Prices of tomatoes and pepper have gone high
Prices of tomatoes and pepper have gone high

Is the Planting for Food and Jobs Programme still alive?

A few days ago, my folks returned from the market with more complaints than goods.

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Prices of tomatoes and peppers particularly have gone so high that they had to adjust the shopping list to accommodate the price hike.

Not many others are fortunate like them. The most horrifying tale from the market is that poorer Ghanaians are turning to rotten vegetables, specifically tomatoes and peppers.

Even more dangerous is that some of these buyers are food vendors who are buying fungi and bacteria-infested rotten veggies. What does this mean? More of compatriots who eat from roadside food joints, from waakye, kenkey to jollof, may be consuming food with questionable quality.

It didn't then surprise me that kenkey vendors recently served a notice for the first time in the history of our republic that they would sell the pepper that gives kenkey a flaming companionship heading to our bellies.

After murmuring with the returnees from the market, I kept scratching my head over our flagship Planting for Food and Jobs. What happened? Why are food prices out of the roof after we relaunched the policy recently with speeches of hope that could feed the entire country?

The PFJ initiative, launched in 2017, has been hailed as a transformative programme for Ghana’s agricultural sector. Designed to boost food security, create employment and alleviate poverty, PFJ provided farmers with subsidised seeds and fertilisers, along with improved agricultural practices.

However, recent trends in food prices suggest that the programme may be faltering.

A paradox

Despite a drop in overall inflation, the cost of food in Ghana has soared. This paradox prompts a critical evaluation of the PFJ initiative. Several factors contribute to this disconcerting trend, and understanding them is crucial to formulating effective solutions.

The government, in the recent past, blamed global supply chain disruptions arising from COVID-19 and the Russian-Ukraine war for playing significant roles. The availability and cost of agricultural inputs have been affected, straining the PFJ's capacity to support farmers effectively.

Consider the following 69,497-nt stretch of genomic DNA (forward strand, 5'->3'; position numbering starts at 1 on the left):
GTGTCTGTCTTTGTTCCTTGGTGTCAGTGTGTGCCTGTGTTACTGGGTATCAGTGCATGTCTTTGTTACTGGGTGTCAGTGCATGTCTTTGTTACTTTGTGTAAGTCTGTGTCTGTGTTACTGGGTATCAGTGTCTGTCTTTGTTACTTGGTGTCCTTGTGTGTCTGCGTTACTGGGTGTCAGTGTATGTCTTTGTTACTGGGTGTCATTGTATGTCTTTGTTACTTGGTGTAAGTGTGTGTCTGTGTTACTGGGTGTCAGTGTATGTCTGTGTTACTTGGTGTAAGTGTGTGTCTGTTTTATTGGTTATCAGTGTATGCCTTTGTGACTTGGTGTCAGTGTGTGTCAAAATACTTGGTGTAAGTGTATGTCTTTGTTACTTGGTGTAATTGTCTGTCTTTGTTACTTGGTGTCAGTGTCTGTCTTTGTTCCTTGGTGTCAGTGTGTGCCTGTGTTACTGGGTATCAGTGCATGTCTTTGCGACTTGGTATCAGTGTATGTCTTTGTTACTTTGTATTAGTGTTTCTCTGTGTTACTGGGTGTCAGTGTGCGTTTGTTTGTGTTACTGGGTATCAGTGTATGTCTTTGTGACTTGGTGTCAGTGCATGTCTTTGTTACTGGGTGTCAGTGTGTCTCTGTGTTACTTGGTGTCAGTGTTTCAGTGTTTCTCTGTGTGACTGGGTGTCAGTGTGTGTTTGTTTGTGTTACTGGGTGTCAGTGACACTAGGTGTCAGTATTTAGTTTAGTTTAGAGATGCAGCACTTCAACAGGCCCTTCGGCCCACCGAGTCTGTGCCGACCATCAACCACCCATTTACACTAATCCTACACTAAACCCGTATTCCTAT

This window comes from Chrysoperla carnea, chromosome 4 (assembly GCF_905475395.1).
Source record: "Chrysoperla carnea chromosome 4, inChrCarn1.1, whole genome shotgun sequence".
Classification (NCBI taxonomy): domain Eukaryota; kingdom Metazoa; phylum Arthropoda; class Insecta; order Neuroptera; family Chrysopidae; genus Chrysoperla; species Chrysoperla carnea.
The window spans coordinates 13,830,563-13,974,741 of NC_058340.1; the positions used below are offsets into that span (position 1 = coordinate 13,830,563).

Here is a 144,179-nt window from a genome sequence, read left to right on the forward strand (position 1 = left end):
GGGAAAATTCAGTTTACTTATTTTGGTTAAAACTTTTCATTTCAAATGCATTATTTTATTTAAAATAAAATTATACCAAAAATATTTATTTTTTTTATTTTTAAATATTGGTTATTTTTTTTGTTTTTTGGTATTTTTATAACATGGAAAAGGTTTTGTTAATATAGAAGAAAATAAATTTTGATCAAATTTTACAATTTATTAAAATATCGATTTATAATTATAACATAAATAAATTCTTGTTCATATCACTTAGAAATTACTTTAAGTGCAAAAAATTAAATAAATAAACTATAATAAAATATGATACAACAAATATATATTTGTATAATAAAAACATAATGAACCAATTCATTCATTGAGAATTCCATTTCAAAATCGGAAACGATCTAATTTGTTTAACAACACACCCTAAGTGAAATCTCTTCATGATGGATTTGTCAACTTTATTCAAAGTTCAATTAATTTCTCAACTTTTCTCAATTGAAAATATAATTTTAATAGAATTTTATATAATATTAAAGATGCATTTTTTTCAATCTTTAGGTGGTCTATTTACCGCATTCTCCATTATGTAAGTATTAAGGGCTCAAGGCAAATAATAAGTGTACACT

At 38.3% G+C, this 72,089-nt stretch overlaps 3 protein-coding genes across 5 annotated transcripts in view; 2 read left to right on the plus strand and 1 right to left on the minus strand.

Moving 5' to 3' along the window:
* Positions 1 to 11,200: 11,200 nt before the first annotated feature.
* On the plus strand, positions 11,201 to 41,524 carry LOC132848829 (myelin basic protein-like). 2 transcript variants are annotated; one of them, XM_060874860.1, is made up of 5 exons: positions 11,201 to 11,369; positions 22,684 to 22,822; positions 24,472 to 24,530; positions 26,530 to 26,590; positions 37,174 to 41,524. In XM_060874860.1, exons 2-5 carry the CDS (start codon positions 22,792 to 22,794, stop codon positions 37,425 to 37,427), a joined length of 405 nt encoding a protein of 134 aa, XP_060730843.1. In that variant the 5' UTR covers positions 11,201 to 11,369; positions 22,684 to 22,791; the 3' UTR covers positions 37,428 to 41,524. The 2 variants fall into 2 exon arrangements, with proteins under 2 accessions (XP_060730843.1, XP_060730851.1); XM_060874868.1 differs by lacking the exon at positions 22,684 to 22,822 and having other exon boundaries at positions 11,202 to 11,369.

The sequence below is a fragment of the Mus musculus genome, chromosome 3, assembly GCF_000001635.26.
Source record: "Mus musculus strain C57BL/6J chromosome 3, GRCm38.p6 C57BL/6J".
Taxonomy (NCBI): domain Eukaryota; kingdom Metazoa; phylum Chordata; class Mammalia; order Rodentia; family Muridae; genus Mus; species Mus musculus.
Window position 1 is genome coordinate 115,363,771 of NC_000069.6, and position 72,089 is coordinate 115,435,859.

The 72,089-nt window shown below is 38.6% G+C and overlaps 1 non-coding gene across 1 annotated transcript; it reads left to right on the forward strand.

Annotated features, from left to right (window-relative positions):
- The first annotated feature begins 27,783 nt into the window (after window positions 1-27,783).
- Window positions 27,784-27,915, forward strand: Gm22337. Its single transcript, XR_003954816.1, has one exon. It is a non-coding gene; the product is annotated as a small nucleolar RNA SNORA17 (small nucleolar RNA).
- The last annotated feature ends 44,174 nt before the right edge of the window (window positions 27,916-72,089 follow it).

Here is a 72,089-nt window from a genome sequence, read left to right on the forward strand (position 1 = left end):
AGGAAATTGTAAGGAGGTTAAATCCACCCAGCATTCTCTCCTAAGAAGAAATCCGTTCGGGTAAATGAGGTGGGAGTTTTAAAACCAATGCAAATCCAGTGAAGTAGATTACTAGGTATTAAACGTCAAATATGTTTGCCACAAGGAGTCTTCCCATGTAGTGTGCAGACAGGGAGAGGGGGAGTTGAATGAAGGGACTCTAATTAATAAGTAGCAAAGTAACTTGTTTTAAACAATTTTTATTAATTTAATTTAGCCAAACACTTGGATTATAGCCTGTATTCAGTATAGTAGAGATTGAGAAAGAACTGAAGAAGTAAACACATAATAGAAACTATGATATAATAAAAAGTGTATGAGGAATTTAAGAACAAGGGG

Not to forget the unrestrained corruption that bedevilled the fertiliser distribution.  Rising Petroleum Prices further exacerbate the situation by increasing transportation costs, directly impacting food prices.

Coupled with poor road Infrastructure, these issues make it difficult to transport goods efficiently from farms to markets. Climate Change adds another layer of complexity, with erratic weather patterns.

The government's support for irrigation services has been more of lip service than work. Urban agriculture has virtually collapsed, as some of the significant irrigation investments in our peri-urban areas, including Weija, Tuba and Ashaiman, are on their knees. Encroachers have taken over almost all the sites.

For those willing to defy the odds and invest in urban agriculture, electricity prices have tied their hands. The poor urban consumer is bearing the cost of these shortfalls in the agriculture sector. 

Decisive action

To address these challenges, the government must take decisive action. High petroleum prices necessitate immediate relief measures such as subsidies or tax relief for fuel used in agriculture.

 In the long term, investing in renewable energy sources in rural areas can reduce dependence on expensive petroleum products. Improving road infrastructure is another critical need. Immediate repairs to critical road networks connecting farming areas to markets should be prioritised.

A comprehensive rural infrastructure development plan, potentially funded through public-private partnerships, is essential for sustainable improvement.

Enhancing agricultural productivity remains a cornerstone of the PFJ programme. Increased funding and support for PFJ can ensure continuous access to necessary inputs and training for farmers.

Encouraging crop diversification can also reduce reliance on a few staple crops, increasing resilience against climate shocks and improving food security. Market access and storage facilities are equally important. Investing in cold storage and processing facilities can minimise post-harvest losses, ensuring more food reaches the market.

Strengthening market linkages through digital platforms can connect farmers directly with consumers and retailers, reducing intermediary costs and ensuring fairer prices for producers and consumers.

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Obviously, the PFJ Market, which temporarily brought relief to civil servants, is not the solution. While the PFJ has made significant strides in its early days, the current spike in food prices amidst declining inflation highlights the need for a multifaceted approach to addressing these challenges.

By tackling transportation costs, improving infrastructure, enhancing agricultural productivity and facilitating better market access, the government can stabilise food prices and bolster the PFJ initiative’s success.

We can't afford to bury our heads in the sand and pretend all is well. Food is expensive and if the Ghana Statistical Service’s data that one in four Ghanaians are multidimensionally poor is to go by, then a quarter of our population is hungry.

A hungry man is an angry man. Time to act! The author is the Chancellor of the Wisconsin International University College and the immediate past President-General of the West Africa Noble Forum. 

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